http://www.thecurmudgeonly.blogspot.co.uk/Philip Challinor’s book superficially looks like the real deal: one in a series studying cult films that spotlights a single example, discussing its conception, content, reception and context. Except the film is called ‘I, Mengele’, the publisher is the  British Regional Film Foundation (a co-ordinated regional subsidiary of the Reich Ministry for Public Enlightenment and Propaganda) and the context is a world where Hitler won World War II. This film is an epic blockbuster for an audience where The Final Solution is a reality and you had best make sure your ancestry holds up to scrutiny. There is nothing in the packaging to refute this.

‘I, Mengele’ (the faux-film) is a Josef Mengele biopic, which affords Challinor with plenty of jibes at the expense of the film business: pokes at ‘Schindler’s List’ and the fascist readings of ‘Lord of the Rings’, for example; there are jokes using others, such as Cronenberg’s‘The Brood’, and reinterpretations of classics such as Shelley's ‘Frankenstein’. All this in passing but spoken of in a manner familiar to any who reads about films and all of it false. Challinor has utilised alternative universes before, for example in The Foundations of the Twenty-FirstCentury’ in which he uses the ghost story to highlight Nazi guilt. He is a writer that uses alternative realities to show the likely outcomes of certain political and/or religious agendas – a satirical tradition that can at least be traced back to Jonathan Swift’s A Modest Proposal’perhaps most chillingly in ‘Security.  Like ‘Security’, ‘I, Mengele’ shows how language can assist in making the unspeakable justifiable and normal given another context – particularly in this medium of the film study whose very casual academic leanings surely makes what it leaves unspoken (a Nazi dominance) more unsettling. For example, he quotes from faux-film reviews from newspapers which indicate, through opinions, that the Third Reich’s doctrine has been assimilated into popular culture; but those dissenting views are simply other attitudes to the film.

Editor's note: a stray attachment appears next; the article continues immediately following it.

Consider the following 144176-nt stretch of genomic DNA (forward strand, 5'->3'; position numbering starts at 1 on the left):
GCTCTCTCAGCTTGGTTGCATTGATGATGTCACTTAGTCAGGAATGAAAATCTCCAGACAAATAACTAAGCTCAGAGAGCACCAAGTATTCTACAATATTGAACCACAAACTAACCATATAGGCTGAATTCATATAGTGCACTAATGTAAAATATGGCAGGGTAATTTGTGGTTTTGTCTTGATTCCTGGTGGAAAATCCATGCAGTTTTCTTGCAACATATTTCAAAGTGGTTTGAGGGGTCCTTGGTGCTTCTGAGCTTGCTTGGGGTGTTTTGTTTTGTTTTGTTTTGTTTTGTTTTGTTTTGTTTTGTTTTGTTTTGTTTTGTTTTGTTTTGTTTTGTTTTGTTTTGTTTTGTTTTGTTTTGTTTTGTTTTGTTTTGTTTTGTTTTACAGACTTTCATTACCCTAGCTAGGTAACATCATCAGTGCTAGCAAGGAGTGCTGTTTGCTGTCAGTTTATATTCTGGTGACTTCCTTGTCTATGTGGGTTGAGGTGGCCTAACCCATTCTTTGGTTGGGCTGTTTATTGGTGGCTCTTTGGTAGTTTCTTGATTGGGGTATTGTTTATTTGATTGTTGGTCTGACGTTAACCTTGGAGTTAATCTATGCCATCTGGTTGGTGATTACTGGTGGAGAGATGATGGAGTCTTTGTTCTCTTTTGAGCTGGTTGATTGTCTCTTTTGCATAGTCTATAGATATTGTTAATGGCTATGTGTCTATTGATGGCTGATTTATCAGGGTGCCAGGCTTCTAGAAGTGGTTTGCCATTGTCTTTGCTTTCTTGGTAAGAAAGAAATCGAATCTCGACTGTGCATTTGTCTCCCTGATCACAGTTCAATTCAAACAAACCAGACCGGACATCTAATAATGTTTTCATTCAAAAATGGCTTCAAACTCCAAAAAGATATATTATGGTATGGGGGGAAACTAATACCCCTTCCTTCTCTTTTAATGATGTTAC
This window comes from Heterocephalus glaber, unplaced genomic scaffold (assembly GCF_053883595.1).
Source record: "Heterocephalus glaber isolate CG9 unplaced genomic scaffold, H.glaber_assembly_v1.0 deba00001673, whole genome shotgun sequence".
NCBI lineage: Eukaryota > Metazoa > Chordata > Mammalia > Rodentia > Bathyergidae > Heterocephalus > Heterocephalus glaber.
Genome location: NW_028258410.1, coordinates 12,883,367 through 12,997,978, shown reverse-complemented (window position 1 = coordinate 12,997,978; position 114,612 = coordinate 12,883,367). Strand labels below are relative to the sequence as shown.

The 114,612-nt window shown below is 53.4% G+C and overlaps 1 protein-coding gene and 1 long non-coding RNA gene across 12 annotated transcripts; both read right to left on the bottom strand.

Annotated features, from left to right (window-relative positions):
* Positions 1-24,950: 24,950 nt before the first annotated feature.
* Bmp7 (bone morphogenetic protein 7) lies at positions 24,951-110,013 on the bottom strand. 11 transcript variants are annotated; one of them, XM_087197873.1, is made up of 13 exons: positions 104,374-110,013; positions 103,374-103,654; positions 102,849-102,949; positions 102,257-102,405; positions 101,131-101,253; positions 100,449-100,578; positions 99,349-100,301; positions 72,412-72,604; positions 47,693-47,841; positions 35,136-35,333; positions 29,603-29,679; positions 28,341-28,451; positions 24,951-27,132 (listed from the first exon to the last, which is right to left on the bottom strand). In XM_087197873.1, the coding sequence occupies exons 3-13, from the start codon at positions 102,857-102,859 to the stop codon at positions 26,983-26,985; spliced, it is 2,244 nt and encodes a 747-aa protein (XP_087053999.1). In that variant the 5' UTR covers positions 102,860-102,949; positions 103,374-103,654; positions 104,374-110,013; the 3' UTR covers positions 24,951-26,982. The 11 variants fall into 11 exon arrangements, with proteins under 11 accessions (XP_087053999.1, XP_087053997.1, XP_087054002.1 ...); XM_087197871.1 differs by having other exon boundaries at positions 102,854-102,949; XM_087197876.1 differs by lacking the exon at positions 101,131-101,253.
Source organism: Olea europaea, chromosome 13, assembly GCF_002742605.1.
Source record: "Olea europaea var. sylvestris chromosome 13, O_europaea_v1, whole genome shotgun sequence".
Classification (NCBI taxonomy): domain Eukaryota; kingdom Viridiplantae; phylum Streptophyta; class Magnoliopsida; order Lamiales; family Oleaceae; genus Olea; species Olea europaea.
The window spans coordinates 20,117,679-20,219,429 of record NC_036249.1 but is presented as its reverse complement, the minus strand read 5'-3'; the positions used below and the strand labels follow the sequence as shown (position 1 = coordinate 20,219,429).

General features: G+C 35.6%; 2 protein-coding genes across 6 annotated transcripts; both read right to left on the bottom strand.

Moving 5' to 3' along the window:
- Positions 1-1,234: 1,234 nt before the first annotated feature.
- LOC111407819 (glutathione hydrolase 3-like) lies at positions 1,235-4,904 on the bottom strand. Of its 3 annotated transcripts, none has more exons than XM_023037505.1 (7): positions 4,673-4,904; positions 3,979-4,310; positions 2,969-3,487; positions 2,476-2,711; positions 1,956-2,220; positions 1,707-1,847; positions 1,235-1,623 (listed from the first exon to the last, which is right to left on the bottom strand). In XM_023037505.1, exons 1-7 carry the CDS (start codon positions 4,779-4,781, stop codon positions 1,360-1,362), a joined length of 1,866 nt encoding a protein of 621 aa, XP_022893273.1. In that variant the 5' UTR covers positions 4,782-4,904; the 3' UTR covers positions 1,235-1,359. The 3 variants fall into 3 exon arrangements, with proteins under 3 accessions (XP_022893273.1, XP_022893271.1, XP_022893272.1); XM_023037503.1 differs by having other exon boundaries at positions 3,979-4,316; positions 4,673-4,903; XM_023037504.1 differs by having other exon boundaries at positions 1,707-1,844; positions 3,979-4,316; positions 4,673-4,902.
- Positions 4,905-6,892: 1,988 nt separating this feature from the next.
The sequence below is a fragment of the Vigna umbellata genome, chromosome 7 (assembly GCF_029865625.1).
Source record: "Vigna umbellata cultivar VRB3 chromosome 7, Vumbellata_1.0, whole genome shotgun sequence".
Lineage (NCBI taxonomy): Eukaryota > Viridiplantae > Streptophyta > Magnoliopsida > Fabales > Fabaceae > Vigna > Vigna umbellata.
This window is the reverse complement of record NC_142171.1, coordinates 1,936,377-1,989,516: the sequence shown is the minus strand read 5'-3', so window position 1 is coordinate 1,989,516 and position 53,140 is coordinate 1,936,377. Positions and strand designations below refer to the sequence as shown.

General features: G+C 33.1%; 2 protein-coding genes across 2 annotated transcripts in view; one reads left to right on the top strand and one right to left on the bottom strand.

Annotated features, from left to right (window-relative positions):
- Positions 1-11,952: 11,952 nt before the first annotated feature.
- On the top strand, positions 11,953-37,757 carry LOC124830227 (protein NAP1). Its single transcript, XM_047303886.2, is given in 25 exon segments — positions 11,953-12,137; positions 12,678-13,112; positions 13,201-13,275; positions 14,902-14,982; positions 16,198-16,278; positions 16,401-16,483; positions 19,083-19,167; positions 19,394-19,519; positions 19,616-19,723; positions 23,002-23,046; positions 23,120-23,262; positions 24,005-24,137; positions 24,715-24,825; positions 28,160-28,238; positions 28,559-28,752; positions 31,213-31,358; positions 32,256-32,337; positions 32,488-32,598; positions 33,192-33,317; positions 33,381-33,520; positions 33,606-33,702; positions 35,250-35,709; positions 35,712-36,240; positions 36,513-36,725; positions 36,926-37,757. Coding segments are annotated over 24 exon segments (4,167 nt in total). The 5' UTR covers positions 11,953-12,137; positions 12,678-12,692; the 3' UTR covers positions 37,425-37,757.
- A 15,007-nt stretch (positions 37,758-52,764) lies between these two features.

It soon becomes apparent that the black humour of ‘I , Mengele’ reveals something of how propaganda works, of how narratives help make all things palatable. For example, what at first might seem a gag at the expense of David Cronenberg’s ‘The Brood’[i] quickly fits into the body-horror that emerges through the plot of ‘I, Mengele’ where the enemy are literal monsters who do give birth to other literal monsters, and probably in monstrous ways. In this way, it is no mistake that Challinor makes this film a cross between biopic and fantasy epic, a natural progression from using fiction to make the enemy inhuman. By the time we reach the point where Mengele is regarding 'Frankenstein' and ruminating that one day it may be possible “simply to breed appropriate monsters for entertainment purposes and spare normal actors the inconvenience of heavy-make-up”, we are in a world where the Nazi vision of eugenics defines how this culture sees evolution.